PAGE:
And it’s baffling that the Met has lagged so badly in hiring female conductors. For at least 20 years Ms. Malkki has been one of the most exciting and sought-after conductors in classical music. Yet so far at the Met she has led only the 2016 run of Kaija Saariaho’s “L’Amour de Loin” — which, speaking of oversights, was the first work by a female composer presented by the Met in a century, though the company has plans to address this, too.
The Met’s reckoning with representation comes as it and Mr. Gelb deal with the severe economic challenges wrought by the pandemic. The Met stands to lose well over $100 million in revenue. Roughly 1,000 employees, including the company’s superb orchestra and chorus, have been furloughed without pay since April.
Yet if this devastating shutdown forces the Met to grapple with its role in American society and to shift the overwhelmingly traditional template of its programming, then there will have been an important upside to the crisis. The prestigious, gilded Met has hardly been a trailblazer in this regard, but it could set an example for other American opera companies and orchestras to use this time to think about — and rethink — their offerings.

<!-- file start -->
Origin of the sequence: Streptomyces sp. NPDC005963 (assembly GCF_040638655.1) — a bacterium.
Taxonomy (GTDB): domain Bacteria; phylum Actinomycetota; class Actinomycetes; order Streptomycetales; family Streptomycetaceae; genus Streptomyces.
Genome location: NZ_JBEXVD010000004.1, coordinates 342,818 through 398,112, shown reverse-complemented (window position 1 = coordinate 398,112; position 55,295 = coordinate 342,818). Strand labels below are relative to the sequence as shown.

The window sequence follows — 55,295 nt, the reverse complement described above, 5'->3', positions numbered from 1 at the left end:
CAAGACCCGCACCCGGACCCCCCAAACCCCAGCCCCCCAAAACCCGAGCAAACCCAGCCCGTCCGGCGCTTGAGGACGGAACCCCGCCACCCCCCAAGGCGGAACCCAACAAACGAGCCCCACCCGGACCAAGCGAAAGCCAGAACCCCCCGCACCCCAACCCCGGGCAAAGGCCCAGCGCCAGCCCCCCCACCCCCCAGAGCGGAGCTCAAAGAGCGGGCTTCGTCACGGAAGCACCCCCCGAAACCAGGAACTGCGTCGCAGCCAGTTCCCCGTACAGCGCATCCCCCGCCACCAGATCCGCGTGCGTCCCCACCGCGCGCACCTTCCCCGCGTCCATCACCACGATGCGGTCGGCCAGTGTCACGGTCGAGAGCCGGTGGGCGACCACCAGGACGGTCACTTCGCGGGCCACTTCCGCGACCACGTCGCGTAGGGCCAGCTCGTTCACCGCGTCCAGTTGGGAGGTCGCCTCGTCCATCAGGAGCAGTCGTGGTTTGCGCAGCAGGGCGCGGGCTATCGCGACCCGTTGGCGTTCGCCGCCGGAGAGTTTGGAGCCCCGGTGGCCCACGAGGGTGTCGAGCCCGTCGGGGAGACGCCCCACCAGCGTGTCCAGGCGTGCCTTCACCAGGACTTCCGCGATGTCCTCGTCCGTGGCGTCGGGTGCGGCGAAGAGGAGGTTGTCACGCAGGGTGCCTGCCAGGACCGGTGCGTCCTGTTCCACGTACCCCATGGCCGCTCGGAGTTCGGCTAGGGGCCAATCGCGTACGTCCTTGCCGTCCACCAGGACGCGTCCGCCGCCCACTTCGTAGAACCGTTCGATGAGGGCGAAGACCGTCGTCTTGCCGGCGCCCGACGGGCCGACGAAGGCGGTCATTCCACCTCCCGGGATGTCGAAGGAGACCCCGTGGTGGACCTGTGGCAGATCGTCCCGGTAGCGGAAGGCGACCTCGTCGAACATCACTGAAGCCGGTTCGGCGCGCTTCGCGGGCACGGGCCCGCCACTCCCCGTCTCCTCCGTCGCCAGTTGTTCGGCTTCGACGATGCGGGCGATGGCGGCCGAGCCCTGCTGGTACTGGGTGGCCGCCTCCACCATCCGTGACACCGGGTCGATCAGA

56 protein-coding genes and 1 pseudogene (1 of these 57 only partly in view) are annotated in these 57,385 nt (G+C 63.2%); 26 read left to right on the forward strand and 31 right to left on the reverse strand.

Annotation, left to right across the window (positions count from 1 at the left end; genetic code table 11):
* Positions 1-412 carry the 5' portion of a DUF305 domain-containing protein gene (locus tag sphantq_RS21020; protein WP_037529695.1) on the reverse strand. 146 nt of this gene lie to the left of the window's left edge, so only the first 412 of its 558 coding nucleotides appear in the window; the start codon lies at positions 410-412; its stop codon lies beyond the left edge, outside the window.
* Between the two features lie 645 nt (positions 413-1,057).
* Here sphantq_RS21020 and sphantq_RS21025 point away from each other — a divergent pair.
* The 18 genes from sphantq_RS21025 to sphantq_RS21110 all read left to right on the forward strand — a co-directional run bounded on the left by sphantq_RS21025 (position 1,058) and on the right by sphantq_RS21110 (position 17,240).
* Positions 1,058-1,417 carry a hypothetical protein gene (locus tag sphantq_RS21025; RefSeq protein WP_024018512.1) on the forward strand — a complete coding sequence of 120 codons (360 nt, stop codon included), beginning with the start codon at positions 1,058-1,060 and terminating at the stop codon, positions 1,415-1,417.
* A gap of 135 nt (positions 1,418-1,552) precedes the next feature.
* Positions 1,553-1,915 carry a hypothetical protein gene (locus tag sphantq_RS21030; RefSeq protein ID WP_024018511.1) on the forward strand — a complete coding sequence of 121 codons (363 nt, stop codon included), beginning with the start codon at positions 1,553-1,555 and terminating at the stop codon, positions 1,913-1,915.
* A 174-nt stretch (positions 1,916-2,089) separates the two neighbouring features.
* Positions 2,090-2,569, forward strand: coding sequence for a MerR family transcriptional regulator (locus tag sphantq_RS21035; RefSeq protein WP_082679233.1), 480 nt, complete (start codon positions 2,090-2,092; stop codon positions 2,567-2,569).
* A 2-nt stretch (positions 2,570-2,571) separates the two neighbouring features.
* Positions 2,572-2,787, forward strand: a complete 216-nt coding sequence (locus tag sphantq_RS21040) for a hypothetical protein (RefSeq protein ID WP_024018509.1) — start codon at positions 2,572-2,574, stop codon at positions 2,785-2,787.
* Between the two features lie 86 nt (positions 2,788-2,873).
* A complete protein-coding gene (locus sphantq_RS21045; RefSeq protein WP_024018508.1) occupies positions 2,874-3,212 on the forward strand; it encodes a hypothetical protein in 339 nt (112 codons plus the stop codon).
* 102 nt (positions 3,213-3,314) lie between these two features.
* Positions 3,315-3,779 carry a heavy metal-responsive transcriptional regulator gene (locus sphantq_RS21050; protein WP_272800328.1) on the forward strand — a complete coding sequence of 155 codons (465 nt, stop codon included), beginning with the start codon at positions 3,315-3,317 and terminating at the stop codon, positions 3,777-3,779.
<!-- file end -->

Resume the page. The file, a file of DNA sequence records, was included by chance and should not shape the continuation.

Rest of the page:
I don’t mean to overstate the boldness of the Met’s 2021-22 plans. For a company that presents roughly two dozen works each season, that three of them would be new or recent seems hardly radical. And classical music and opera must do better at making their institutions — both the artists onstage and the administrators that support them — reflect the diversity of the American people.
But the Met season scheduled to begin a year from now represents an exciting start to what could be a new era. And there are signs of a more sustained commitment to change than a single season: The company announced that it has chosen three Black composers — Valerie Coleman, Jessie Montgomery and Joel Thompson — to join its collaborative commissioning program with Lincoln Center Theater.